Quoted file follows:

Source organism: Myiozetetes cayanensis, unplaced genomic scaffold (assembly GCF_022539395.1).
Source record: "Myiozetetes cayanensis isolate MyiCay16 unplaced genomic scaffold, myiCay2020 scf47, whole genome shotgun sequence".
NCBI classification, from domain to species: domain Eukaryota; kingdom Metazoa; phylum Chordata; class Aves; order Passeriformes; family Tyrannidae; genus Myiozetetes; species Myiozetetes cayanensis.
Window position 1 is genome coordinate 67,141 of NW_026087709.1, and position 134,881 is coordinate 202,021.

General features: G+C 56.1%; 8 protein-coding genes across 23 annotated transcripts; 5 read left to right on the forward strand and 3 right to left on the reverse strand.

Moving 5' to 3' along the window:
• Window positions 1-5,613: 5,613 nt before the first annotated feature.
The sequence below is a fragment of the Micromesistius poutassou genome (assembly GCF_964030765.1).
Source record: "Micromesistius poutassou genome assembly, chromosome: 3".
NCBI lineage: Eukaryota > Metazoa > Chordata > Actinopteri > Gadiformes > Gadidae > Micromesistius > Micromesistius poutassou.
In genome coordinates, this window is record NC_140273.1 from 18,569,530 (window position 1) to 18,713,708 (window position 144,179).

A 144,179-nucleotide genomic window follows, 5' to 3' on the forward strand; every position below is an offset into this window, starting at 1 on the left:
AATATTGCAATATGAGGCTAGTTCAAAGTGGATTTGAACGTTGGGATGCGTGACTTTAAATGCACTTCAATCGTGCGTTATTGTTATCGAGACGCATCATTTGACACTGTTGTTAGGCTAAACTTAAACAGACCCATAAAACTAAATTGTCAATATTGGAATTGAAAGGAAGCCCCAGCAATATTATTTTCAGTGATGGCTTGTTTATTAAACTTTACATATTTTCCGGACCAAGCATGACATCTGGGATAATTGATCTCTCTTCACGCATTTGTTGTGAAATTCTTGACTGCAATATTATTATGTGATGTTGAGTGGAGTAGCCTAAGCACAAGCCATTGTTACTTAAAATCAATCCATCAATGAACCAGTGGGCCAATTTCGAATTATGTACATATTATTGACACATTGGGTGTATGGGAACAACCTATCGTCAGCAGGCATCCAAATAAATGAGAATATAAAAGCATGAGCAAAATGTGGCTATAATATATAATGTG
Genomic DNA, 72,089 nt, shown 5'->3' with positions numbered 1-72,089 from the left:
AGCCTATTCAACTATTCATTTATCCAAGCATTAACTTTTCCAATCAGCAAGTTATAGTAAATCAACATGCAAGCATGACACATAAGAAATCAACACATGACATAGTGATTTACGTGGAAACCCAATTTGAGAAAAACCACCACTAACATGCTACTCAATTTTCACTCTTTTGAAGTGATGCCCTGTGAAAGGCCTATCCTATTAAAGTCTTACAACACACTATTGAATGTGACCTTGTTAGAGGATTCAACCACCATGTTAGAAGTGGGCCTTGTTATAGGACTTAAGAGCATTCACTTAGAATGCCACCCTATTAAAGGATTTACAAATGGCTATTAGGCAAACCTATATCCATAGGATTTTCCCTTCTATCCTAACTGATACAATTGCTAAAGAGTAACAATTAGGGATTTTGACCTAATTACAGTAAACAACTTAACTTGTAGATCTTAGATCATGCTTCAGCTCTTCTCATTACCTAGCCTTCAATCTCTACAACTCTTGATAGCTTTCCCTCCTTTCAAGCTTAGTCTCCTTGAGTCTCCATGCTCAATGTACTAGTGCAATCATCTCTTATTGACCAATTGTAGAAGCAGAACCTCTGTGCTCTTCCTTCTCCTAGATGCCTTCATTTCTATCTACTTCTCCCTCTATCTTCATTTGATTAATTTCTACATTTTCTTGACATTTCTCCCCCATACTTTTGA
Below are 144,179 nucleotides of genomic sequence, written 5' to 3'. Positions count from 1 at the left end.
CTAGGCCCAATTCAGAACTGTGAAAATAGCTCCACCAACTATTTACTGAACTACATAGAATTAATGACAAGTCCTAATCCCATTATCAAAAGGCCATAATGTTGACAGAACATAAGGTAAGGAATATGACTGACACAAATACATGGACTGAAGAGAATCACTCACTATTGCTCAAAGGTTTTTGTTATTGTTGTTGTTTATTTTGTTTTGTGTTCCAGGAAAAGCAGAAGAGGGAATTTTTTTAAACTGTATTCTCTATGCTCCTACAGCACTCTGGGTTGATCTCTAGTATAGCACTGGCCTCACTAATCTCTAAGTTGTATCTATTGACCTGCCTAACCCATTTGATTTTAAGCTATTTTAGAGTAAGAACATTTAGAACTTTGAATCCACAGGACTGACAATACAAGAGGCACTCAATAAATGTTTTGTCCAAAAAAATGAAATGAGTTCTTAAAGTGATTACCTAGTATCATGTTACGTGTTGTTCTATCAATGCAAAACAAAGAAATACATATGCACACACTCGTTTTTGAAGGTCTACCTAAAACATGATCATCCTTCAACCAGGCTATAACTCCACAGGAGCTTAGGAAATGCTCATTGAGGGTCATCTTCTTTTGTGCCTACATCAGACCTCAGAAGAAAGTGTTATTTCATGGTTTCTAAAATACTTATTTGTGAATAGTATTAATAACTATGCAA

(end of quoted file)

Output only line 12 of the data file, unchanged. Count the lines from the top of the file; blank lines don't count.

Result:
A 144,179-nucleotide genomic window follows, 5' to 3' on the forward strand; every position below is an offset into this window, starting at 1 on the left: